November 18, 2011

Nord Stream: a partnership at all levels

Anisimov Sergey, Anna Forostenko
Nov 12, 2011 14:56 Moscow Time

The Nord Stream offshore gas pipeline came into operation this week. Running along the bottom of the Baltic Sea, the pipeline will supply gas direct to European consumers.

Nord Stream runs from Portovaya Bay in Russia’s Vyborg to Greifswald in Mecklenburg-Vorpommern, Germany. The 1,224-kilometer pipeline consists of two parallel pipes and its capacity is 55 billion cubic meters a year. The pipeline will hit its intended capacity after the commissioning of the second line in 2012. For now, the second line is 70% ready. Nord Stream holds a particular significance given that the gas deficit in EU countries will reach 200 billion cubic meters by 2030.

President Medvedev has described the Nord Stream pipeline as important for European security.

"The launch of Nord Stream marks a significant step in relations between Russia, the EU, Germany and a number of other countries which participated in the project. In the long run, it will bolster security in Europe, including in the energy sector, particularly amid the current economic difficulties."

The pipeline brings economic benefits to 26 million households and is environmentally-friendly. It is subject to fewer duties and taxes and it doesn’t use compressor stations, which makes it possible to cut maintenance expenditures and reduce carbon emissions. Opponents of the project argued that Nord Stream carries environmental risks, a Russian energy expert Dmitry Lyutyagin recalls.

"Some EU countries expressed concern about the project’s failure to comply with a number of environmental requirements. At the same time, they claimed that the Nord Stream gas supply system would make Northern Europe dependent on Russian gas. They were concerned about energy security and the project's environmental risks."

The Nord Stream project underwent a thorough scrutiny for compliance with all international requirements: it runs along the Baltic sea bottom, bypassing munition dumps from the Second World War. Each line consists of more than 100,000 steel pipes, each weighing 24 tons. While the pipes’ diameter remains the same, the thickness of their walls varies depending on the operational pressure. Nord Stream guarantees safety at all levels, Director of National Energy Institute Sergei Pravosudov says.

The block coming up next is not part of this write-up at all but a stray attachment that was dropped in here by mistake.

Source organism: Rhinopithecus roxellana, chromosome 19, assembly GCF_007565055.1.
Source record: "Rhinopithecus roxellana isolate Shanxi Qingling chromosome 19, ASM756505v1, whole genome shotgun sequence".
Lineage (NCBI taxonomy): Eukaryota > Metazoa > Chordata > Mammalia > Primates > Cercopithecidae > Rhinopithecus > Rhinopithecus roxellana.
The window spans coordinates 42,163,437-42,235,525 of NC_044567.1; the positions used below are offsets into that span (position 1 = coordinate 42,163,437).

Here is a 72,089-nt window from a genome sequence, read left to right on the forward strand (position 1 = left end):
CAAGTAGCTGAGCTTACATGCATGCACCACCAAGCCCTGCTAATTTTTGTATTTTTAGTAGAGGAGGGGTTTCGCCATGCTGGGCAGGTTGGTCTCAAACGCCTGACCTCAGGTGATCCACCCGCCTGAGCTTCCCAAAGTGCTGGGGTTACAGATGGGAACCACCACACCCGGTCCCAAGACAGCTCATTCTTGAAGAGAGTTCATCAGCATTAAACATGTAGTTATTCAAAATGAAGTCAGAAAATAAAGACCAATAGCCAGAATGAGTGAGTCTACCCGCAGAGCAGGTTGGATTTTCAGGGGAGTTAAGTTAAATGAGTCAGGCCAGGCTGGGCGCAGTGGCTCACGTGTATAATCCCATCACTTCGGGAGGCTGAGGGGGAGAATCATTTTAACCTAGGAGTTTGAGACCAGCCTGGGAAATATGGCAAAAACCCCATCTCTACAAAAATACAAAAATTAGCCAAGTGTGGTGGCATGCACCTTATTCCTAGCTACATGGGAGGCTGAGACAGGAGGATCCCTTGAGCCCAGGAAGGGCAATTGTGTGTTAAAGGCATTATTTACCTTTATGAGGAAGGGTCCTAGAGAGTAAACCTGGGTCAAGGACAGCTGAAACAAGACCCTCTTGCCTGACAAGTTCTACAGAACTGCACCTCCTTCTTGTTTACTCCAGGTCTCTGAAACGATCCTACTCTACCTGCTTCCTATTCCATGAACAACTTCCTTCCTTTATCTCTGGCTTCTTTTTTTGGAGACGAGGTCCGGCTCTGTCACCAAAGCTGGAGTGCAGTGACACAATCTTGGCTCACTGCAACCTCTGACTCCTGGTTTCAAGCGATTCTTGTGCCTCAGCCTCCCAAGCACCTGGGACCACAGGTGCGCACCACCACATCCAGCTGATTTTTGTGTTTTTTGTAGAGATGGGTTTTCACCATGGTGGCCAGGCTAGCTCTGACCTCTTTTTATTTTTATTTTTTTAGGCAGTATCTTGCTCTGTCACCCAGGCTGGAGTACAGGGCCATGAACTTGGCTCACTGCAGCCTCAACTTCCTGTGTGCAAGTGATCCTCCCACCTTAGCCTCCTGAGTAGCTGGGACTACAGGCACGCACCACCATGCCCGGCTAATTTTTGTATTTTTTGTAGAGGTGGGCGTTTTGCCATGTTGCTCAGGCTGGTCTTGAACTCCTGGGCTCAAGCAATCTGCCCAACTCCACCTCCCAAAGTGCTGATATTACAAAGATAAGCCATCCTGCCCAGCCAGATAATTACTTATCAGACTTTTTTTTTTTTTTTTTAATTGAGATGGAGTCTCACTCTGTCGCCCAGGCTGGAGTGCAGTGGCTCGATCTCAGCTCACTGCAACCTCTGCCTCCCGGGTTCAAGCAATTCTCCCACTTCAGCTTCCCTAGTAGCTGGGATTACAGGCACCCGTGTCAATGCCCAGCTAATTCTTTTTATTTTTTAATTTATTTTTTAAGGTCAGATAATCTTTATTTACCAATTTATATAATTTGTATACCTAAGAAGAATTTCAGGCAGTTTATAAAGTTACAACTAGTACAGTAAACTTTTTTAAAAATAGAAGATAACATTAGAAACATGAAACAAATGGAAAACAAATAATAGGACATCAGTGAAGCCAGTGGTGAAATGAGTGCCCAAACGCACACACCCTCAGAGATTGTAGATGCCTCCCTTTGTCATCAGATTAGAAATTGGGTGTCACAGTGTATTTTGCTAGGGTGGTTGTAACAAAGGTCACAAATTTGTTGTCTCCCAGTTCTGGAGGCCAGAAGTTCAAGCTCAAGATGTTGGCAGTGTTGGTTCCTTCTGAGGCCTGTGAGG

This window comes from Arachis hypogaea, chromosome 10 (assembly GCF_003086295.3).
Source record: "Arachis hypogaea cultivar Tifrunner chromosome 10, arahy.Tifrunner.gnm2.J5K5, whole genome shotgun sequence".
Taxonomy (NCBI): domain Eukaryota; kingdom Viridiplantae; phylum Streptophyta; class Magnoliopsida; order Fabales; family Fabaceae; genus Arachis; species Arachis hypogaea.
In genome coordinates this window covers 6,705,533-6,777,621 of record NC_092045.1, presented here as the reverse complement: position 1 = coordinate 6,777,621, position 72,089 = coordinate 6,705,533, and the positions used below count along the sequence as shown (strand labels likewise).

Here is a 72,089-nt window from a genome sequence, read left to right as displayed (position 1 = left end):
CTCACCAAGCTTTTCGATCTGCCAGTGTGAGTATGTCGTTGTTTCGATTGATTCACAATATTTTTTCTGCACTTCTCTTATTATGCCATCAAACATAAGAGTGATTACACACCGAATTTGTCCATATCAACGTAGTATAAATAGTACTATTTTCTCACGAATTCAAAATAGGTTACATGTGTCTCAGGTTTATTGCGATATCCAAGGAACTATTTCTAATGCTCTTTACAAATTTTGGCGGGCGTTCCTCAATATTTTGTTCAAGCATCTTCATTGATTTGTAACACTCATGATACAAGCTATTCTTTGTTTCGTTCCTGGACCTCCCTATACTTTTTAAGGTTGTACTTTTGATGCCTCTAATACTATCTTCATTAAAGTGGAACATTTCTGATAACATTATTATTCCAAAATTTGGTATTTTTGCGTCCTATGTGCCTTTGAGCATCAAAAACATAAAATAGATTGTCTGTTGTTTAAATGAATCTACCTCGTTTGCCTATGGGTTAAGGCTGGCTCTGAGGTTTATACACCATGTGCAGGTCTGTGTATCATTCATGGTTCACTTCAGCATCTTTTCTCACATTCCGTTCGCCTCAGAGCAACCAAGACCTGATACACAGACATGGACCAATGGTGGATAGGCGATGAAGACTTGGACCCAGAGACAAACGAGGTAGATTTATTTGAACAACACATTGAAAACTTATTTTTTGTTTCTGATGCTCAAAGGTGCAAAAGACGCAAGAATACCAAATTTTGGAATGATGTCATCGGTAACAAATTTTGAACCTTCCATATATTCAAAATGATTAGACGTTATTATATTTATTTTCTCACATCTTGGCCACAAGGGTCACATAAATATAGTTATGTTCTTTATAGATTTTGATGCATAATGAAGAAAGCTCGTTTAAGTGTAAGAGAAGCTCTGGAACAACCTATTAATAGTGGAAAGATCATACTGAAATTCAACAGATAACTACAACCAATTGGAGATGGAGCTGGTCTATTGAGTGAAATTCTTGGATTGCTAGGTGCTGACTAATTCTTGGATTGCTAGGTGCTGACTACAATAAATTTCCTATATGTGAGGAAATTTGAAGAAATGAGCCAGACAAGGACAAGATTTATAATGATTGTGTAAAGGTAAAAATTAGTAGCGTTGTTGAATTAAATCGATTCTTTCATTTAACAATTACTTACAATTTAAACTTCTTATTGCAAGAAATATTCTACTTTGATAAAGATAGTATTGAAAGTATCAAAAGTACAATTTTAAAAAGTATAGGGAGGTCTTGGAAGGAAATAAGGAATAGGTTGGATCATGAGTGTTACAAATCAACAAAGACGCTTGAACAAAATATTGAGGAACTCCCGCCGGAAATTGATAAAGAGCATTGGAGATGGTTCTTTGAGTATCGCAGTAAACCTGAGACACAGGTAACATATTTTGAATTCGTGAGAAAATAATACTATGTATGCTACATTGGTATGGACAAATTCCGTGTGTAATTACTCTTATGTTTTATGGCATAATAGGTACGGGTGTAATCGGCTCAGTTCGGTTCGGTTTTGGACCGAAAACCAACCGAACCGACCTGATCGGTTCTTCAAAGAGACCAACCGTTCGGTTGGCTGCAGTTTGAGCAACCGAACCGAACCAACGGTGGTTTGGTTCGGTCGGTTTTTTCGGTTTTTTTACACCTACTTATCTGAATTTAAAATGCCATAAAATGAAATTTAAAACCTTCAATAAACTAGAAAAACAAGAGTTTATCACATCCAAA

"Nord Stream is currently the longest offshore gas pipeline in the world. It was built on the basis of advanced technology and guarantees maximum security."

From the outset, it became clear that such a sophisticated project would require the combined efforts from several countries in order to succeed. The Nord Stream AG consortium comprises Russia’s Gazprom, which has 51% of the shares, the German BASF SE/Wintershall Holding and E.ON Ruhrgas with 15.5% each, and the Dutch Gasunie and French GDF Suez, each having 9%. Each of the partners invested in the project according to their respective share in this enterprise. All in all, shareholders accounted for 30% of total investment in Nord Stream. The remaining 70% was raised by banks. The banks have found the project lucrative, Sergei Pravosudov says.

"The project will surely yield profit. Gazprom is supplying gas and companies in Europe are buying it. We have guarantees from both suppliers and buyers."

The banks that finance the project stake on its participants, Dmitry Chizhov, President of the Russian Gas Union, says.

"The banks that invested in Nord Stream did not study its feasibility report. Members of Nord Stream AG provided the guarantees. In the assessment of the banks, the project is lucrative for Russia, which supplies gas, and for buyers in Europe."

By linking Russia’s and Europe’s gas supply systems, Nord Stream will mark a new chapter in Russia-Europe partnership. Europe is fully aware that Nord Stream will give it access to Russian gas reserves in the north. For this reason, the project is exempt from the requirements of the discriminatory Third Energy Package. The Nord Stream project follows general economic laws to the letter: we offer the goods, you buy them. Why waste time?

1 comment:

Anonymous said...

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